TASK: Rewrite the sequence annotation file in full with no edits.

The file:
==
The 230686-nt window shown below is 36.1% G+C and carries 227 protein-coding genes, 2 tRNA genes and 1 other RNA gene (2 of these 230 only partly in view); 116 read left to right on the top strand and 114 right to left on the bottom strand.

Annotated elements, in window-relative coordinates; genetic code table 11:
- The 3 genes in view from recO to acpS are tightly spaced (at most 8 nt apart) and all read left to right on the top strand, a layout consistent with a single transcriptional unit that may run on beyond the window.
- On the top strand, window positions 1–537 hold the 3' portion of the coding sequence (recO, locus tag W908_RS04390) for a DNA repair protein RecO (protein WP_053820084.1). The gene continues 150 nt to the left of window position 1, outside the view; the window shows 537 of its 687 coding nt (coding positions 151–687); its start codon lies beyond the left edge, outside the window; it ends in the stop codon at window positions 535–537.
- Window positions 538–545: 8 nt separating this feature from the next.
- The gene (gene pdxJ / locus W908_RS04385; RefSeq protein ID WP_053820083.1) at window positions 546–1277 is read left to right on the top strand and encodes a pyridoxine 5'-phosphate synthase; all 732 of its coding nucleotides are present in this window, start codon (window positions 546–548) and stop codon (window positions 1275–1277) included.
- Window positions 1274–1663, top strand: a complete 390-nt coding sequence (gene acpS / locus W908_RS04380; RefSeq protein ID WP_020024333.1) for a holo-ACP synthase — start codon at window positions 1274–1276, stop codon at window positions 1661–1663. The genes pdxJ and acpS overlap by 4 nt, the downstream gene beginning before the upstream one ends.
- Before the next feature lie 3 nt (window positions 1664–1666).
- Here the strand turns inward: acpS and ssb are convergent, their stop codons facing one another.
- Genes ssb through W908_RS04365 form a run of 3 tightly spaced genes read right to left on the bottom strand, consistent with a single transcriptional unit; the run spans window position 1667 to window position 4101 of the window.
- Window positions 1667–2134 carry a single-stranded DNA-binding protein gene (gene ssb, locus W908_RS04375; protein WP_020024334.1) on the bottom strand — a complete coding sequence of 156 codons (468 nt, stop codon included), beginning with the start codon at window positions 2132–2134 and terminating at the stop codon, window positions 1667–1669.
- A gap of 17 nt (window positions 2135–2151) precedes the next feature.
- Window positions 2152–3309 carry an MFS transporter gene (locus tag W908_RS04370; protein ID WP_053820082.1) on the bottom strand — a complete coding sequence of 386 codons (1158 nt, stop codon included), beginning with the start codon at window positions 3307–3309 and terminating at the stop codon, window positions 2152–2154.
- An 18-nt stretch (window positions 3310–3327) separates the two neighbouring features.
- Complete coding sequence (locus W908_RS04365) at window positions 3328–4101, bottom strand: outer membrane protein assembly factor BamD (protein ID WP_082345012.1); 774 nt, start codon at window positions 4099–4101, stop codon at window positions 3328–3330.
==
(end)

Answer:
The 230686-nt window shown below is 36.1% G+C and carries 227 protein-coding genes, 2 tRNA genes and 1 other RNA gene (2 of these 230 only partly in view); 116 read left to right on the top strand and 114 right to left on the bottom strand.

Annotated elements, in window-relative coordinates; genetic code table 11:
- The 3 genes in view from recO to acpS are tightly spaced (at most 8 nt apart) and all read left to right on the top strand, a layout consistent with a single transcriptional unit that may run on beyond the window.
- On the top strand, window positions 1–537 hold the 3' portion of the coding sequence (recO, locus tag W908_RS04390) for a DNA repair protein RecO (protein WP_053820084.1). The gene continues 150 nt to the left of window position 1, outside the view; the window shows 537 of its 687 coding nt (coding positions 151–687); its start codon lies beyond the left edge, outside the window; it ends in the stop codon at window positions 535–537.
- Window positions 538–545: 8 nt separating this feature from the next.
- The gene (gene pdxJ / locus W908_RS04385; RefSeq protein ID WP_053820083.1) at window positions 546–1277 is read left to right on the top strand and encodes a pyridoxine 5'-phosphate synthase; all 732 of its coding nucleotides are present in this window, start codon (window positions 546–548) and stop codon (window positions 1275–1277) included.
- Window positions 1274–1663, top strand: a complete 390-nt coding sequence (gene acpS / locus W908_RS04380; RefSeq protein ID WP_020024333.1) for a holo-ACP synthase — start codon at window positions 1274–1276, stop codon at window positions 1661–1663. The genes pdxJ and acpS overlap by 4 nt, the downstream gene beginning before the upstream one ends.
- Before the next feature lie 3 nt (window positions 1664–1666).
- Here the strand turns inward: acpS and ssb are convergent, their stop codons facing one another.
- Genes ssb through W908_RS04365 form a run of 3 tightly spaced genes read right to left on the bottom strand, consistent with a single transcriptional unit; the run spans window position 1667 to window position 4101 of the window.
- Window positions 1667–2134 carry a single-stranded DNA-binding protein gene (gene ssb, locus W908_RS04375; protein WP_020024334.1) on the bottom strand — a complete coding sequence of 156 codons (468 nt, stop codon included), beginning with the start codon at window positions 2132–2134 and terminating at the stop codon, window positions 1667–1669.
- A gap of 17 nt (window positions 2135–2151) precedes the next feature.
- Window positions 2152–3309 carry an MFS transporter gene (locus tag W908_RS04370; protein ID WP_053820082.1) on the bottom strand — a complete coding sequence of 386 codons (1158 nt, stop codon included), beginning with the start codon at window positions 3307–3309 and terminating at the stop codon, window positions 2152–2154.
- An 18-nt stretch (window positions 3310–3327) separates the two neighbouring features.
- Complete coding sequence (locus W908_RS04365) at window positions 3328–4101, bottom strand: outer membrane protein assembly factor BamD (protein ID WP_082345012.1); 774 nt, start codon at window positions 4099–4101, stop codon at window positions 3328–3330.